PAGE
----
4609 Engineering Building
CS112 (C or better) and access to a Java-capable computer
CS 211 Lab Manual,
available for free
available online (access details to be provided)
(Optional) Reges and Stepp,
Building Java Programs
, 3rd ed.
will be used for all
official announcements and online discussion; any information
discussed on Piazza will be assumed to be known to students.
will be used
to provide and submit assignments, as well as to view grades.
An understanding of basic object-oriented (OO) programming
concepts and principles.
An ability to apply basic object-oriented principles and
techniques in the development of software systems using a
specific programming language.
An ability to effectively develop software systems using both
basic command line tools and sophisticated integrated
development environments, and to understand the advantages and
limitations of each.
An ability to successfully perform debugging operations and
An ability to perform software development in both individual
and team environments.
An understanding of programming-related references/resources
available to software developers and the ability to use them
effectively - both in ongoing projects and in the acquisition
of new technical skills.
An understanding of how acquired programming skills facilitate
success in upper level CS courses and in various professional
zyBooks: online textbook with practice problems;
weekly deadlines for completing the practices are checked
Exercise: programming assignment; open resources;
collaboration/group work allowed; several days to submit.
Quiz: pencil and paper; closed resources; individual;
due same-day during lab.
Task: computer assignment; closed resources; individual;
due same-day during lab.
Projects: programming assignment; individual work;
possibly more than a week to complete.
Exams: individual work; in-class.
|Material||Weight||Drop policy |
|Attendance||2%||three days |
|zyBooks||3%||lowest three |
|Labs (weekly)||10%||lowest two |
|Programming projects (5-7)||40%||none |
|Midterm exams (2)||20%||- |
|Final exam||25%||- |
Grades within a category (i.e. midterms, projects, labs) are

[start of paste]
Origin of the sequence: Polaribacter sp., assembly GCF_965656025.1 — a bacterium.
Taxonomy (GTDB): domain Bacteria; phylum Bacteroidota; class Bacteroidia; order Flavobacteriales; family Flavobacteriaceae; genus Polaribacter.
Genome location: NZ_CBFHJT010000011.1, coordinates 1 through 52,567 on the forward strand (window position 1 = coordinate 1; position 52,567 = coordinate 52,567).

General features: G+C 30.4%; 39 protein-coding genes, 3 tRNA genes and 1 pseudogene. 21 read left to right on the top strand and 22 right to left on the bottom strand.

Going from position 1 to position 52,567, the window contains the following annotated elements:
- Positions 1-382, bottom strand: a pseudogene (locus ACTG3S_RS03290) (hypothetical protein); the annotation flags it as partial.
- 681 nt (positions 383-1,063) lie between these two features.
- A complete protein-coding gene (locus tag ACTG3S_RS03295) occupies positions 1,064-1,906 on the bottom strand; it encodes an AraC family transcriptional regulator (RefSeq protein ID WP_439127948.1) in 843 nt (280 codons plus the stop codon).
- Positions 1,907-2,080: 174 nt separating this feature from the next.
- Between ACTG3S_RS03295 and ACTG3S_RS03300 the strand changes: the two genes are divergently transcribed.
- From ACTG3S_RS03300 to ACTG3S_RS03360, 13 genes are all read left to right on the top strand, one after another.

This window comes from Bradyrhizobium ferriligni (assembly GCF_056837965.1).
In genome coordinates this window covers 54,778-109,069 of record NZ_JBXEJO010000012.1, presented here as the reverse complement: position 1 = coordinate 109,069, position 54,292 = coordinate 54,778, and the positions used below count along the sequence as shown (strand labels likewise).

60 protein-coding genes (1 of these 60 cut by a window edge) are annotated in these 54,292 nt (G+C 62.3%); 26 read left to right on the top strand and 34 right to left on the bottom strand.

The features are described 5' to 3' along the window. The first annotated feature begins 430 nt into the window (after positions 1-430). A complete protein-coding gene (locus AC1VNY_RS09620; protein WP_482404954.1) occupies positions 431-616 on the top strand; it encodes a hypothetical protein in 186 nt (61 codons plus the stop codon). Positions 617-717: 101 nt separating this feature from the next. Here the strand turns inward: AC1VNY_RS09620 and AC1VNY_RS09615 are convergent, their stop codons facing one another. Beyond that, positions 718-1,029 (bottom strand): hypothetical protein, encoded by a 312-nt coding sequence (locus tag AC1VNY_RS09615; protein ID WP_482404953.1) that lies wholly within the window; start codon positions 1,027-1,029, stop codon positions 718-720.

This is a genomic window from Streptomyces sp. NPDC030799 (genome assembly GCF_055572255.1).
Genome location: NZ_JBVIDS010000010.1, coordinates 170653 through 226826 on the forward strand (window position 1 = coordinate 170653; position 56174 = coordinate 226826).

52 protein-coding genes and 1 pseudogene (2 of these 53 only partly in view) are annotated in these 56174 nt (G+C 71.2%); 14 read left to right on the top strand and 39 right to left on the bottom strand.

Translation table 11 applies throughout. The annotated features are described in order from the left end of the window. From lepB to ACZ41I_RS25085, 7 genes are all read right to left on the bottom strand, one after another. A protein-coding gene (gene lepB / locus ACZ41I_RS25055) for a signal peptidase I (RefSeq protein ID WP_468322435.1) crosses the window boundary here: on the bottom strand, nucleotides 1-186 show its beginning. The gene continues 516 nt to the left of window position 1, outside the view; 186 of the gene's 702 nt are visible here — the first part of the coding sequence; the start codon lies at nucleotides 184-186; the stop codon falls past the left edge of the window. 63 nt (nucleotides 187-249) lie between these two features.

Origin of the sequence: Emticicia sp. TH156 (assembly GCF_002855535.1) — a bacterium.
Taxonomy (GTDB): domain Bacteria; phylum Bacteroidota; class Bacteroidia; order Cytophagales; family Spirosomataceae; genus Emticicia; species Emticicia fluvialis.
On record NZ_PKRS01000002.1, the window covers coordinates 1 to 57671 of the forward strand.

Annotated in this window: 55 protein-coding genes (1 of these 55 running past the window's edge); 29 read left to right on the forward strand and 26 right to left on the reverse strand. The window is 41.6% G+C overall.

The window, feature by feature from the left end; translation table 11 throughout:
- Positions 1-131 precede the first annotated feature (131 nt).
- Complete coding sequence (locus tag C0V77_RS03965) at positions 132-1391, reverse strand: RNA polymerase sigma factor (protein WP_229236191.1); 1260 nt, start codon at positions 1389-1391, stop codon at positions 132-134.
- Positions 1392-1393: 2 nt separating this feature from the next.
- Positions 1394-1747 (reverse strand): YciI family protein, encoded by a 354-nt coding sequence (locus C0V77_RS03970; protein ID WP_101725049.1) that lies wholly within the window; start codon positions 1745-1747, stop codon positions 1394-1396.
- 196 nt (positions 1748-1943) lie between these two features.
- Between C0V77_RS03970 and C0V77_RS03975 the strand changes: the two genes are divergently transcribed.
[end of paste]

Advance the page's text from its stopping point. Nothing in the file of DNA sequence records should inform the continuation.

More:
By department policy, the student must pass the final or
the weighted average of all three exams must be a
passing grade (≥ 60) in order for a student to pass the course.
The final exam is cumulative; a high final exam score dominates
(replaces) lower scores on one or both of the midterms.
Challenging of any grade must occur within a week of when the
graded assignment has been returned.
Any number of resubmissions are allowed (the most recent is used),
however a resubmission turned in after the deadline will be
considered a late submission.
Lab exercise grading is fully automated. Quizzes are hand-graded.
Lab task and project grading is partially automated. Even when
manually graded, code which does not compile will receive a zero
in most cases.
Absences are absorbed by the drop policy - in general, make-ups
are not allowed except on exams (provided a valid excuse).
Late work can be mitigated by emergency tokens (see below).
Every student begins the semester with a non-replenishing allotment
of three emergency tokens.
For every emergency token, a submitted assignment (programming
projects and lab exercises) can be submitted a day (24 hours) late
without penalty. An assignment can be submitted two days late at
the cost of two tokens.
No assignment will be accepted more than 2 days late (i.e. if
3 tokens are available, at most 2 of them can be used on the
Without applying tokens, a one day late assignment can receive
a maximum score of 75%, while a two day late assignment can
receive a maximum score of 50%. Beyond that an assignment receives
a zero, regardless of tokens.
Tokens are applied automatically to late submissions, projects
first, in chronological order; a student cannot pick and choose
where to use tokens to maximize impact.
Tokens are use-it-or-lost it; if a student has tokens remaining at
the end of the semester, nothing happens with them.
- Students must show their Mason ID card when taking exams.
Instructors and TAs will be able to view all material on Piazza.
If you have any questions about programming problems, use Piazza
as a first resort rather than email. However, do not share any
code except in private posts. Email should be reserved for
logistics and grade disputes.
Grading issues should be directed to the grader (by email or in
person) first. For programs or lab work, this is the GTA of the
lab section, and for exams this is the instructor.
Make backups, because the unexpected happens, and cannot be
used as an excuse to get an extension.
Submission times are automatically recorded by Blackboard, and
there's no distinction between a tiny bit late and nearly a day
late - plan ahead to make sure that your submission is on time.
To receive a grade, the submission must be gradable. This means
.java source rather than compiled
.class files or
word documents containing the source. It also means that the
code must be submitted on Blackboard rather than simply saved.
Unless specific instructions are given to the contrary, programming
assignments are an individual effort, no group work is allowed.
In addition to code, this includes the sharing of test cases,
pseudocode, or approaches, receiving assistance in debugging code,
as well as the use of external Internet sites.
Both the GMU Honor
and the CS
Department Honor Code
apply in this class. Any use of a direct
contribution on any program, homework, quiz, or exam will be
reported as a violation of the honor code.
Students who have a right to accommodations due to disabilities or other
conditions should discuss this with the instructor as soon as possible.
Accommodations will follow the recommendations of the University's
Office of Disability Services